#9 djacobox372 Jan 14, 2012 02:19 AM

Flying a large plane is easier then flying a small one; there's the extra cost of crashing to consider, along with the extra danger to innocent bystanders.

Myself, i went from sim to a 36" 4 channel biplane, skipping the micro and/or 3ch high wing trainer step. It went well, but i wouldnt recommend someone make an even bigger leap.

#10 blackbrabus Jan 14, 2012 06:06 AM

I have am going from a sim to a micro Su-26 to a extra 300.....I'll let you know how it goes in a day or two.

#11 ausf Jan 14, 2012 08:34 AM

Quote:

Originally Posted by out of stock (Post 20418293)
anything over 50" wing span! sorry for not being very informative! or edf.

like totally skipping the cesna or piper cub foamies.

Please, in all seriousness, if you decide to go that route, do it in a large area away from people, etc.

Any damage you inflict will directly affect other flyers in your area.

I don't mean that as a slam or to discourage you. I assume you're an adult and will do what you have in mind, just try not to hurt someone else. Things go south quick in the air if you're not ready.

#12 scootrb4 Jan 14, 2012 08:42 AM

Quote:

Originally Posted by scootrb4 (Post 20418269)
It can't be done. ;)

What I meant was there is no substitute for real rc flying... So you will still be a green beginner rc pilot when you first take to the air. But you will be one with better classroom training, IMHO.

#13 Eclipse_7 Jan 14, 2012 04:28 PM

There are some things that a sim wont teach you. Even the RTF airplanes will require minimal set up and maintenance. There is quite a bit of trouble shooting to do when something stops working as well. A sim will get you pretty close to jumping into flying an intermediate plane, but there is a tad bit more to this hobby than flying (even if some people pay lots of money to avoid it).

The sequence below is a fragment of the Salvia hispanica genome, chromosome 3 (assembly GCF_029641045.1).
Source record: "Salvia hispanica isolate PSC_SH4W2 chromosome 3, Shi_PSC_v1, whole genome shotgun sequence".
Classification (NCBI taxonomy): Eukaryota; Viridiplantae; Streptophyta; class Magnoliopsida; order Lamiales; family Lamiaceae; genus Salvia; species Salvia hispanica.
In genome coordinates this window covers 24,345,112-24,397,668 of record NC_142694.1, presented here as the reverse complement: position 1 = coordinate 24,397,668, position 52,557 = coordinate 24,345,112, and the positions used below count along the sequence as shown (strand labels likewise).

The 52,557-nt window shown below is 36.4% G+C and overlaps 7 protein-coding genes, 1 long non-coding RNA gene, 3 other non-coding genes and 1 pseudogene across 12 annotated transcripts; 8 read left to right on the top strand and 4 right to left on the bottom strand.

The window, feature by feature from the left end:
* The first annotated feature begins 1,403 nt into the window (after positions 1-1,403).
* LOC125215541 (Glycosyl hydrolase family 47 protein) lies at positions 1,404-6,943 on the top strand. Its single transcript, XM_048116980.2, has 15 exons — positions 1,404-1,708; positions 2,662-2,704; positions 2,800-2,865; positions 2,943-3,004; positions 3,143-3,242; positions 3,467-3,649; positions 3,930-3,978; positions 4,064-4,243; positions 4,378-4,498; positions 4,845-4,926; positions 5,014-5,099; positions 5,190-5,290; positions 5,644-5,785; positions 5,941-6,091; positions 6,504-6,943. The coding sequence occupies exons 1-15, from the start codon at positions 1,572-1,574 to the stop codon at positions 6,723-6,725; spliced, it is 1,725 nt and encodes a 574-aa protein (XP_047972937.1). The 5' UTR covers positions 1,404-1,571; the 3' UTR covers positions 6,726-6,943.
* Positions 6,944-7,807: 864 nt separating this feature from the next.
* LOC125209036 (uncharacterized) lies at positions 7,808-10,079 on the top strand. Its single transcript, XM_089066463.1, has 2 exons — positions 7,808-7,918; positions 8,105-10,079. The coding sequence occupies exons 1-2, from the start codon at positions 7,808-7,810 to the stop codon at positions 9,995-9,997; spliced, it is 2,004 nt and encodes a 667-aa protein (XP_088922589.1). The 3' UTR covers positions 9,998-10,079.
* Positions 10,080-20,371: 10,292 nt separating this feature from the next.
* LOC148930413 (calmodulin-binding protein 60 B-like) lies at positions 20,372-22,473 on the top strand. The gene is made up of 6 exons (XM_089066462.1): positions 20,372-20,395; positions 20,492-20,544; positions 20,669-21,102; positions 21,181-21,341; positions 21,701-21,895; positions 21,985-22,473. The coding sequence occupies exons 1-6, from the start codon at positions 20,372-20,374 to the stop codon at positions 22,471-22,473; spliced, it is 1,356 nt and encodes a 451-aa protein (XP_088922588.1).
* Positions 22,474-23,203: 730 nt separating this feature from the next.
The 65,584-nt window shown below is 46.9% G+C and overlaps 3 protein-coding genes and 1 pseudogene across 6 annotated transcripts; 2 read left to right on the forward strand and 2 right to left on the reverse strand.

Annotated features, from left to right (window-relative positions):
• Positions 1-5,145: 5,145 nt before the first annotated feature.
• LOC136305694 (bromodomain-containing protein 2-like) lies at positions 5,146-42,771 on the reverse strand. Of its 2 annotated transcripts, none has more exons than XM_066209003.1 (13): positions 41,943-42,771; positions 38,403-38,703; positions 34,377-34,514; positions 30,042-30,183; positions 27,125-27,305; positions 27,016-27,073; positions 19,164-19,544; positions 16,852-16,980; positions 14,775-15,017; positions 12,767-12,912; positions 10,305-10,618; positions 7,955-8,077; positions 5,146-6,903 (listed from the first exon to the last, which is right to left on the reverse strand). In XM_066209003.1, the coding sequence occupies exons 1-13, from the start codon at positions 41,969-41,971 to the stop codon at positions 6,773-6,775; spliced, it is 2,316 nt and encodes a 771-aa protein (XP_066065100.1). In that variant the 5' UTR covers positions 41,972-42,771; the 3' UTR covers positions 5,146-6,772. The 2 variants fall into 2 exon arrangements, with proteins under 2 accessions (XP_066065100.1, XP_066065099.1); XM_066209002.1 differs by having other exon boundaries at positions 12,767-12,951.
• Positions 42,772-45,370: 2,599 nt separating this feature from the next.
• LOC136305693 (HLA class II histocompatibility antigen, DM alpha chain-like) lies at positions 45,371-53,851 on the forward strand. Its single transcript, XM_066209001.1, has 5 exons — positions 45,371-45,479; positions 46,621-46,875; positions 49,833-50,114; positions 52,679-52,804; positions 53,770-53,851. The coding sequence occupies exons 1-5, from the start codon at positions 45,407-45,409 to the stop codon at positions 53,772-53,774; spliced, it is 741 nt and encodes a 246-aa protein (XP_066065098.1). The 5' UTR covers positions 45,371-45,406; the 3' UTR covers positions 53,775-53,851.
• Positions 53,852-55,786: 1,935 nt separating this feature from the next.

Back in the day, people would start into this hobby with a .40 size trainer. Its not unusual for these trainers to have 65+ in wing spans and even budget .46 size motors will pull these planes faster than most foamys fly. For the most part they are pretty aerobatic as well (of course I tend to do low inverted passes with J3 Cubs as well).

Something like this would not be out of question for someone with a ton of sim stick time. I doubt you would get bored of it any time soon. These larger/faster planes are not considered park flyers. Well, by the AMAs definition anyways. They can do quite a bit of damage to themselves, and more importantly, to people and property.

#14 Dakine48 Jan 14, 2012 04:51 PM

I spent 3 weeks on a Phoenix simulator and then flew a Hawk Sky. No crashes on my first flight but plenty since!
Simulator DEFINITELY helped and still does. It's basically automatic turning now when the plane is coming towards me. Indoor heli helped also!
If you have to think which way to turn you will crash a lot.

#15 rcninja Jan 14, 2012 05:22 PM

Quote:

Originally Posted by djacobox372 (Post 20419249)
Flying a large plane is easier then flying a small one; there's the extra cost of crashing to consider, along with the extra danger to innocent bystanders.

Myself, i went from sim to a 36" 4 channel biplane, skipping the micro and/or 3ch high wing trainer step. It went well, but i wouldnt recommend someone make an even bigger leap.

Which biplane? Looking for one that size.